|By Melissa Pamer, Daily Breeze, Torrance,
Calif.McClatchy-Tribune Regional News
Aug. 27, 2009 - The troubled bank that loaned Terranea Resort money to transform the former site of Marineland of the Pacific into a luxury hotel has initiated foreclosure proceedings against the newly opened Rancho Palos Verdes property.
Corus Bank, a Chicago-based institution the Federal Deposit Insurance Corp. has put up for bids reportedly due next week, filed a notice of default earlier this month on its $180 million loan to Terranea.
The notice was filed with Los Angeles County just three days after the resort's secondary lender -- led by Microsoft billionaire Bill Gates' Cascade Investment -- had made a similar filing Aug. 11 on its $110 million loan to the project.
The default notices come two months after Terranea opened with a 360-room hotel, 82 ownership units, several restaurants and a nine-hole golf course amid economic conditions that have dealt a crippling blow to the hospitality industry.
The two filings set the resort on parallel but staggered timelines of about 125 days toward separate foreclosure sales.
It remains unclear what might happen in the meantime, particularly due to the uncertain fate of Corus Bank, which may be forced by the federal government to sell off individual commercial real estate loans or be bought in its entirety by another bank or investment firm.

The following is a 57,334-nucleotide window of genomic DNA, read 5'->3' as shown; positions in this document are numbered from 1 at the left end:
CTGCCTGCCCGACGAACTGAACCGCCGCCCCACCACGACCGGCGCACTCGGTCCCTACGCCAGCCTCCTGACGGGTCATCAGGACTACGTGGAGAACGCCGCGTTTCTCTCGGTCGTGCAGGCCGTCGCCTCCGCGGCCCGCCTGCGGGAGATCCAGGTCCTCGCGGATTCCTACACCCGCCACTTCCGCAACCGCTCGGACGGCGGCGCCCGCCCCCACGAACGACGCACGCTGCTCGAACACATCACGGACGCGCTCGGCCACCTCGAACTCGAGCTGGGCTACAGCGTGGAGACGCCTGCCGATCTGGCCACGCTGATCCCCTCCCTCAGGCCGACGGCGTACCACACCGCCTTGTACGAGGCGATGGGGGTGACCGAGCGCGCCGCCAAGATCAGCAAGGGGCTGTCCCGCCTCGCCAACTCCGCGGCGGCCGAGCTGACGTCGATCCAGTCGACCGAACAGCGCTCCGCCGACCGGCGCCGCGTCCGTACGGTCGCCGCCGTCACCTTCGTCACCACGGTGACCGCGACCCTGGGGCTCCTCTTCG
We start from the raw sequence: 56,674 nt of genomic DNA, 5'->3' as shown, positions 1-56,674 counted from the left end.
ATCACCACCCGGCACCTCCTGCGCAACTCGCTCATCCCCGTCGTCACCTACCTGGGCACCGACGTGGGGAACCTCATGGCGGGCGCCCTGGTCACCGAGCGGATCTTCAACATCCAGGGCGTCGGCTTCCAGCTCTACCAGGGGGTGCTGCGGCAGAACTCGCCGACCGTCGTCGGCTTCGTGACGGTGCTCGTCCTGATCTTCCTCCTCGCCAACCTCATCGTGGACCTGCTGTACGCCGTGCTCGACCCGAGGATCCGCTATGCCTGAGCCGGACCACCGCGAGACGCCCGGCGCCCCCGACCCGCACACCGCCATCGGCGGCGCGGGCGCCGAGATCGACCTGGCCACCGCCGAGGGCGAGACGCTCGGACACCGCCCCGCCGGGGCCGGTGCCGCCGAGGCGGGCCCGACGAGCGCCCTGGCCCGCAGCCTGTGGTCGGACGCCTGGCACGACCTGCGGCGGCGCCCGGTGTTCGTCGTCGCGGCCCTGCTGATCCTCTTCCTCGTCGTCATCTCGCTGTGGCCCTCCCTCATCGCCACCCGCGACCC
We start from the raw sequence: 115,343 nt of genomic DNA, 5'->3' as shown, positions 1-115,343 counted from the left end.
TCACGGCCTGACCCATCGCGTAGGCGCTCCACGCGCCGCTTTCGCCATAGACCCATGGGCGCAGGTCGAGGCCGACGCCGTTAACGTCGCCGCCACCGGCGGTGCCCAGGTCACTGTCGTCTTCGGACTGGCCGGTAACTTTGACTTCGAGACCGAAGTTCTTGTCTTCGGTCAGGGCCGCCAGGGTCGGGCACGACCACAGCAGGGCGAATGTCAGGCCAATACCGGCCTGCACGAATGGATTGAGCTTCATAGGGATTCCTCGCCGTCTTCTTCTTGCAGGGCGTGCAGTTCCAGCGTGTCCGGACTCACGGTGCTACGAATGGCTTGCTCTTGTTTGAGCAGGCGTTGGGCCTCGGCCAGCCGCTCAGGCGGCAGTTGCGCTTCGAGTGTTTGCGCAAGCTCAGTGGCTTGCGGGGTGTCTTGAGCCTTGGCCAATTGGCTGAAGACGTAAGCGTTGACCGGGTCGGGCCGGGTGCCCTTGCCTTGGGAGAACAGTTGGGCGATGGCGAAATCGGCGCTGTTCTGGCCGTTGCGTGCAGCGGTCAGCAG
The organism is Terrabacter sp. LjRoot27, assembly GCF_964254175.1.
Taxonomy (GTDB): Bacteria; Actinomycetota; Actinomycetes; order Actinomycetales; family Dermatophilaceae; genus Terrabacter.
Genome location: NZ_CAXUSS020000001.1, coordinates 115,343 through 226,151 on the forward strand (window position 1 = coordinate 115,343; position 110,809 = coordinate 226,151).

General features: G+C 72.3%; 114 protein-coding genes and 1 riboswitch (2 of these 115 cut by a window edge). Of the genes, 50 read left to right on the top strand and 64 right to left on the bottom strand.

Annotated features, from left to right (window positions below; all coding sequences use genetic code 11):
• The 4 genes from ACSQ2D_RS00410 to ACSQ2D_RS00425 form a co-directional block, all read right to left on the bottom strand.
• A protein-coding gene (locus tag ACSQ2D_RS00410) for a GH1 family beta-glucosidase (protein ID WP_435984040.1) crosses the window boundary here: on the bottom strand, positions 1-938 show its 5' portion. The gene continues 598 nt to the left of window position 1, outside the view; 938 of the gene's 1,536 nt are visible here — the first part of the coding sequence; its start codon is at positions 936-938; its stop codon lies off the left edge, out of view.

Because Cascade filed a notice of default first, it may be able to take and maintain ownership of the resort property, which cost $480 million to build.
"It's very hard to figure out ... what's going to happen," said real estate attorney Bruce Galloway, who advised the city of Rancho Palos Verdes on a now-defunct plan to rebate hotel tax revenue to the resort.
"It does appear there's going to be a change in ownership here unless something magical happens."
Bob Lowe, founder and chief executive of Los Angeles-based Terranea developer Lowe Enterprises, was unavailable to comment.
He has previously said that his company has an "excellent relationship" with Cascade but had struggled with Corus and had been unable to get nearly $13 million in remaining loan funds from the bank.
City Councilman Steve Wolowicz said the news of the second filing added validity to municipal officials' concern that unforeseen actions related to the resort's financing could potentially affect the city and its tax rebate deal.
"We're hoping that the property remains open, that it's subject to good management," Wolowicz said.
With the filings, the resort joins some 285 California hotels that are in default or foreclosure, according to a survey from Irvine-based consulting firm Atlas Hospitality Group.
"Typically, it really has a detrimental effect on a resort property to be in default," said Alan Reay, president of Atlas. "If you're looking to get married, do you want to plan a wedding there next year?"
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